Google Glass Is Not Dead

Google Glass Is Not Dead

When the beta version of Google Glass was released for purchase to “Glass Explorers”, it generated much excitement. However, some glaring issues in the design led to the Glass being a handful to use. Not to mention an overall lack of utility, which also emerged from the clunky looks and feel of the Glass, which made it a novelty as opposed to a piece of tech that would be adopted by the masses. So, it could never reach mass production and mass adoption. But, Google has been working on the design aspect and has come up with some major improvements up its sleeve.

In two recently published patents, Google has disclosed a “see-through curved eyepiece with patterned optical combiner” and a “bone conduction transducer with a magnet anvil”.  The first patent talks about a wearable head mounted display. The curved eyepiece will include a display panel, two lens bodies, combined by an optical combiner, the first of which includes a light guide. The curved eyepiece will receive display light generated by a display panel through an input surface and will emit display light in an eye-ward direction in the viewing region towards a user’s eye. The display light is guided through the light guide by total internal reflection between the input surface and optical combiner. The curved eyepiece will be thin, with a possible thickness of around 4 mm. The thickness may be reduced by the use of transparent optical grade plastic with a high refractive index, which also leads to a higher viewing area. Also, the curved eyepiece may be manufactured to provide prescriptive lensing to ambient light. What this means is, that the curved eyepiece may also be used by people requiring spectacles.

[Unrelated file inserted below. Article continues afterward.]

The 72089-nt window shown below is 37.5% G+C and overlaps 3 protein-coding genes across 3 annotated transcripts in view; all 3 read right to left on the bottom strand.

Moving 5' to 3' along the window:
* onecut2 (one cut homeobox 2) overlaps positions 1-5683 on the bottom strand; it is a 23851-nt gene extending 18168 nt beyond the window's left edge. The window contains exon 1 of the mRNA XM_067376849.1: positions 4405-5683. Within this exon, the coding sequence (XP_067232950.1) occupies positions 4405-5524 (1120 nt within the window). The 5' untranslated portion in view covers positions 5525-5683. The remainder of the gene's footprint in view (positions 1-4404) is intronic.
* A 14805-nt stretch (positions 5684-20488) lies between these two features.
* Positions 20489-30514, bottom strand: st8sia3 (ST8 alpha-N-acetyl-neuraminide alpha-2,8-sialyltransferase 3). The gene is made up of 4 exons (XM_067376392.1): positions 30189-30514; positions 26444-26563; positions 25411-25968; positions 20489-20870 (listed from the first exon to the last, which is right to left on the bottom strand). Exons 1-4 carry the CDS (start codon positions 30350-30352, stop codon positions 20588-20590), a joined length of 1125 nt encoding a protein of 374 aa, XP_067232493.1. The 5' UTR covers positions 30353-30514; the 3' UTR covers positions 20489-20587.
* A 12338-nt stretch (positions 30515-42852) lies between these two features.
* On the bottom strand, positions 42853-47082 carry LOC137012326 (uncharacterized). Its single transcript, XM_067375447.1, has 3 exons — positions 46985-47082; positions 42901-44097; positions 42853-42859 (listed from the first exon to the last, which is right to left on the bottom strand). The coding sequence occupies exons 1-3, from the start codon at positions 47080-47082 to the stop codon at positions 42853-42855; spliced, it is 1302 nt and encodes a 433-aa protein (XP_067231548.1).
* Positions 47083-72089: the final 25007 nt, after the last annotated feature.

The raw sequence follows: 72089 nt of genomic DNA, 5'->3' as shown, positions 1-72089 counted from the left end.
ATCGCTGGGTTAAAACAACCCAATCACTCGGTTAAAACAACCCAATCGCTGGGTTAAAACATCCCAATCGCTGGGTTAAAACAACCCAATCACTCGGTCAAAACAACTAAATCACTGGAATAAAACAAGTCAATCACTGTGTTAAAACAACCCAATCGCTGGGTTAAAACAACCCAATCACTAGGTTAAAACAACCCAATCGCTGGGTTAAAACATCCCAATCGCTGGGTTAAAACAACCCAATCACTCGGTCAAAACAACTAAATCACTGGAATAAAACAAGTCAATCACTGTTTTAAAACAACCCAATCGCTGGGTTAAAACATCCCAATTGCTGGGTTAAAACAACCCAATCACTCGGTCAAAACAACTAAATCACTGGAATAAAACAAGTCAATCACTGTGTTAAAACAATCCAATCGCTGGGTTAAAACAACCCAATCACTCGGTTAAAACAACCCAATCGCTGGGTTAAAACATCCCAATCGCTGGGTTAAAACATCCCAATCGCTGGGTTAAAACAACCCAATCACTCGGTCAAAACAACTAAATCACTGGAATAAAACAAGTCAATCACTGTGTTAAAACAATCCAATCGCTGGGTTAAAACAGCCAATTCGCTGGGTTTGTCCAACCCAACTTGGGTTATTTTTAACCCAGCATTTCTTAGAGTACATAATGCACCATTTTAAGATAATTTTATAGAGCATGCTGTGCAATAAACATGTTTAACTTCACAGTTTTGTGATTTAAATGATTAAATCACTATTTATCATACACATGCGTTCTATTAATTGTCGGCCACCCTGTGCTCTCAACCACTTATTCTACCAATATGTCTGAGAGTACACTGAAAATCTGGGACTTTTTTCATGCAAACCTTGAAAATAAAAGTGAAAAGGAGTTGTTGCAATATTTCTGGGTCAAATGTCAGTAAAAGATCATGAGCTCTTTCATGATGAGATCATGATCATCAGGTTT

The second patent talks about a bone conduction transducer (BCT) to provide audio in wearable devices.  The BCT has a yoke made of a pair of arms located at two ends of the yoke. The BCT also has a metallic post located between the pair of arms made from high permeability steel. The metallic post extends within a metal coil. Even further, the BCT includes two springs with a diaphragm at one end. The diaphragm will vibrate based on a signal received from the metal coil. The vibrations may vibrate the wearer’s bone structure at a location where the vibrations will travel through the wearer’s bone structure to the middle or inner ear, such that the brain interprets the vibrations as sounds. The BCT will be made of a permanent magnetic material to conduct rich and distinct sounds even at higher volumes. The patent discloses Google’s intention to implement this tech “in a wearable computer having a head-mounted display (HMD) or any type of device having a glasses-like form factor. Further, an example embodiment involves an ear-piece with a bone-conduction speaker (e.g., a vibration transducer)”.

Patent Information
Publication Number: US20180252923A1
Patent Title: See-through curved eyepiece with patterned optical combiner
Publication date: 2018-09-06
Filing date: 2018-09-06
Inventors: Ozan Cakmakci, James C. Dunphy, Oscar A. Martinez
Original Assignee: Google LLC


Patent Information
Publication Number: US20180255401A1
Patent Title: Bone Conduction Transducer with a magnet anvil
Publication date: 2018-09-06
Filing date: 2017-03-02
Inventors: Michael Asfaw, Stephen Thompson, Chad SEGUIN
Original Assignee: Penn State Research FoundationGoogle LLC Priority date